Climate change: Remote islands are struggling

Pacific Islands are characterized by their remoteness. This has massive influence on the economic development of islands and their capacity to adapt to climate change. Only a few shipping lines connect the dispersed islands with the world and bring merchandises, resources and experts to the islands. Imports and exports and the repairing of damages after disasters are thus extremely expensive.

Video message from the SIDS Conference 2014

In September 2014, a Conference on Small Island Developing States (SIDS) was hold in Samoa. An impressive video showed how remote Pacific Islands are especially struggling to cope with climate Change:

The role of Fiji

Fiji has a central role for the developement of the region. The airport on Fiji has regular international flights and serves as hub to distribute goods in the region. Most regional organizations and many embassies are centralized in Fiji’s capital Suva. The University of South Pacific in Suva is the intellectual center of Oceania. It is financed by 12 insular states. Many countries are also dependant on the higher level of health services of Fiji.

© 2014 Heike Huntebrinker. All rights reserved.


Moai Easter Island

History matters: The collapse of Easter Island

About 400 year ago a complete deforestation on Easter Island lead to a collapse of the Easter society. Jared Diamond described in its bestseller ’Collapse’ the reasons for this ‘ecoside’. The author pursues the question why some societies collapsed and others didn’t.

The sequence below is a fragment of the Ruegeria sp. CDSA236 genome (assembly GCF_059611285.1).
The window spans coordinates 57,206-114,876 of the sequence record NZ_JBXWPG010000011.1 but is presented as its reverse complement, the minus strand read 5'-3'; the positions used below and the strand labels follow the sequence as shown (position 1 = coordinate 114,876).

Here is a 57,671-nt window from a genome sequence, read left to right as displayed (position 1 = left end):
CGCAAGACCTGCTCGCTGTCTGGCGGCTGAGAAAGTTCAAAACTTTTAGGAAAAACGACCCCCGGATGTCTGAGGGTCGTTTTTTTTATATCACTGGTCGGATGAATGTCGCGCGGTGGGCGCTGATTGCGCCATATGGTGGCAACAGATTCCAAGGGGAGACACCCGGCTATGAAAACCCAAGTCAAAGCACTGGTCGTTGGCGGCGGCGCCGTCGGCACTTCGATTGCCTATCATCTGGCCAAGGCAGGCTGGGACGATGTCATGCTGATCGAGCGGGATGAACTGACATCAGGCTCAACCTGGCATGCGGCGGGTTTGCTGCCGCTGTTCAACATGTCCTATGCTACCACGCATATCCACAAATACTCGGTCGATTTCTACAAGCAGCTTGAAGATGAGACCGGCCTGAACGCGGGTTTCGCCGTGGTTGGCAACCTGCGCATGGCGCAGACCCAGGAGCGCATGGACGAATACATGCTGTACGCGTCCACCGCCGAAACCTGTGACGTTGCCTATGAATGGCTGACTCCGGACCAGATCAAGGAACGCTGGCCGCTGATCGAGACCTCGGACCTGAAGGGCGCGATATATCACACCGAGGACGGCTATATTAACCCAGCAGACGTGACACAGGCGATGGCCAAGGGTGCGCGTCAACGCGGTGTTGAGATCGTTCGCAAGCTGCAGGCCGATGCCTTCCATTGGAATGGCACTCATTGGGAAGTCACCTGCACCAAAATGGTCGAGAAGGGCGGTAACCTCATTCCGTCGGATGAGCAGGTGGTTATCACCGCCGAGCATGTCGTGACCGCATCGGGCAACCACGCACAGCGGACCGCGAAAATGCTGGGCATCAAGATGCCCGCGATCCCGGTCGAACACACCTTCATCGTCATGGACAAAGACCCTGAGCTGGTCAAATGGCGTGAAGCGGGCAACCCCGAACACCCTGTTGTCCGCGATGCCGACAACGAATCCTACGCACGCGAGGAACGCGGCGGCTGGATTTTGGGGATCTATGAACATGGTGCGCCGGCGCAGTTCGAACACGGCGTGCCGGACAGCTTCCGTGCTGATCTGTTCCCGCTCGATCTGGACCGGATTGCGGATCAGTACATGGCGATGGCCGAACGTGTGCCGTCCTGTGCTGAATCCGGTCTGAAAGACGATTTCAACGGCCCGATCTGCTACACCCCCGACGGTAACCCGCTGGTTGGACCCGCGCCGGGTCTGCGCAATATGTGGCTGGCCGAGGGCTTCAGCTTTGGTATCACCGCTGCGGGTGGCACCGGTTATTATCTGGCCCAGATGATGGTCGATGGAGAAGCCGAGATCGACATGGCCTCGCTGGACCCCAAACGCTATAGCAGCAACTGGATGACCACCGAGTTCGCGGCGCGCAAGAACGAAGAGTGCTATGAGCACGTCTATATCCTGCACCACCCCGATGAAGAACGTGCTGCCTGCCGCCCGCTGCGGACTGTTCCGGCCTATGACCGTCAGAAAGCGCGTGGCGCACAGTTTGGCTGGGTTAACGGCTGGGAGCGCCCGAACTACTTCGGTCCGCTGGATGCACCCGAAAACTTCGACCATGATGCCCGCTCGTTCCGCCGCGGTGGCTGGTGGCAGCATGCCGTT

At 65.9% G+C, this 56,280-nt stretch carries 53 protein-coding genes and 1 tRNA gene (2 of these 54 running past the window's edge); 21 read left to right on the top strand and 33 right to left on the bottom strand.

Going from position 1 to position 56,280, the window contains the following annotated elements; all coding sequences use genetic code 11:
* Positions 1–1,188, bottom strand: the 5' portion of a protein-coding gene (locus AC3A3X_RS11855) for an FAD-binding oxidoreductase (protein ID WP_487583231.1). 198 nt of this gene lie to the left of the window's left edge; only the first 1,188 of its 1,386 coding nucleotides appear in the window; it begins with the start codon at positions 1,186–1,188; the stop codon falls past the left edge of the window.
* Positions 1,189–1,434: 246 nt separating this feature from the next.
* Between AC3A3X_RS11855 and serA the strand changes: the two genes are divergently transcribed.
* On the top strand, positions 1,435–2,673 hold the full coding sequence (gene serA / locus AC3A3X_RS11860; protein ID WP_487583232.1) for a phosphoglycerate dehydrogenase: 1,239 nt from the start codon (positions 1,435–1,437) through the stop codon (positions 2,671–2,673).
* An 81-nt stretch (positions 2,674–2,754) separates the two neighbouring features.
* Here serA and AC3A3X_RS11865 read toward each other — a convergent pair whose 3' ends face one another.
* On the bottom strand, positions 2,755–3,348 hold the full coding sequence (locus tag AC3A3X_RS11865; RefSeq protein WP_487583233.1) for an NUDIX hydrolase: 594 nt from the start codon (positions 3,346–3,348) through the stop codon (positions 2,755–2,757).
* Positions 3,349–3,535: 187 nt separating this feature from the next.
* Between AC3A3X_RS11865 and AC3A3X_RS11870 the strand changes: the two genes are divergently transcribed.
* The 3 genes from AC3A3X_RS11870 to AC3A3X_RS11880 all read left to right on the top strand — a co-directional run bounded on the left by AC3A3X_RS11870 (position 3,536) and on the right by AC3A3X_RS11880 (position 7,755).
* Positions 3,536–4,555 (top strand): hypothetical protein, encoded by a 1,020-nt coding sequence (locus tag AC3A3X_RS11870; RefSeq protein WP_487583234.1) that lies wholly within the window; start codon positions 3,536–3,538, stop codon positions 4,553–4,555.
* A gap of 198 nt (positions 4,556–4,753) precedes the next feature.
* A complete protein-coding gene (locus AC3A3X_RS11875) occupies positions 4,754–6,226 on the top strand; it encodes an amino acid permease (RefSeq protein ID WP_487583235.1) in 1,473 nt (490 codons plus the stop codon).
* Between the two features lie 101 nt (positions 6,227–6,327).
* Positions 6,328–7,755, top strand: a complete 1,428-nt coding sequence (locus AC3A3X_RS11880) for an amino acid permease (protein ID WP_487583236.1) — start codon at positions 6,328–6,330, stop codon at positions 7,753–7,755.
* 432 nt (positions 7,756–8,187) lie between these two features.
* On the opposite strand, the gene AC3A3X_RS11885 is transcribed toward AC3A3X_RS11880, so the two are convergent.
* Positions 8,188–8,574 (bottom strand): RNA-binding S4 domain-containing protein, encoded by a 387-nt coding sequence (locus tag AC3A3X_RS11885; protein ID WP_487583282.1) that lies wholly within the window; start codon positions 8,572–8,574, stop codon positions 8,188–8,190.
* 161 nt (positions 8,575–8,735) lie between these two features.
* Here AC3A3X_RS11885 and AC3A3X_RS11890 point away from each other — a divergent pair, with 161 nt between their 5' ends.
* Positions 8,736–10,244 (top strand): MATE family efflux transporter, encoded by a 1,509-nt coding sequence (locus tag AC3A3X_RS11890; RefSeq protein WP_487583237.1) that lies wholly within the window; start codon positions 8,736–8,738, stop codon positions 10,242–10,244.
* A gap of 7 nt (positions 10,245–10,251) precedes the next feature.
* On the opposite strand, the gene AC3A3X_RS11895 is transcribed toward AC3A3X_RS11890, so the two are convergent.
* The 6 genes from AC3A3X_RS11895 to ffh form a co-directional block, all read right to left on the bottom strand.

Different pathways of Tikopia and Easter Island

Tikopia Island and Easter Island are both tiny South Pacific island which faced similar environmental problems of forest destruction in history. On Tikopia Island people were able to manage their problems by micromanagement of resources and a strong regulation of population size Tikopai successfully gardened the island and hold their population constant. On Easter Island people took the disastrous decision to fell the last tree. This environmental collapse lead to starvation, civil war and cannibalism on Easter Island. 

The failure of elites

What made the difference? Tikopia was a small island with a bottom-up governance. Village leaders were familiar with the entire island and identified the common sustainable long-term interest of sustainable. Decisions were taken collectively. However on Easter Island central political were blind to deforestation problems and failed to make decisions because they were preoccupied with short-term motivated power conflicts of the elites and were distant to the problems of the People. 

Shifting baselines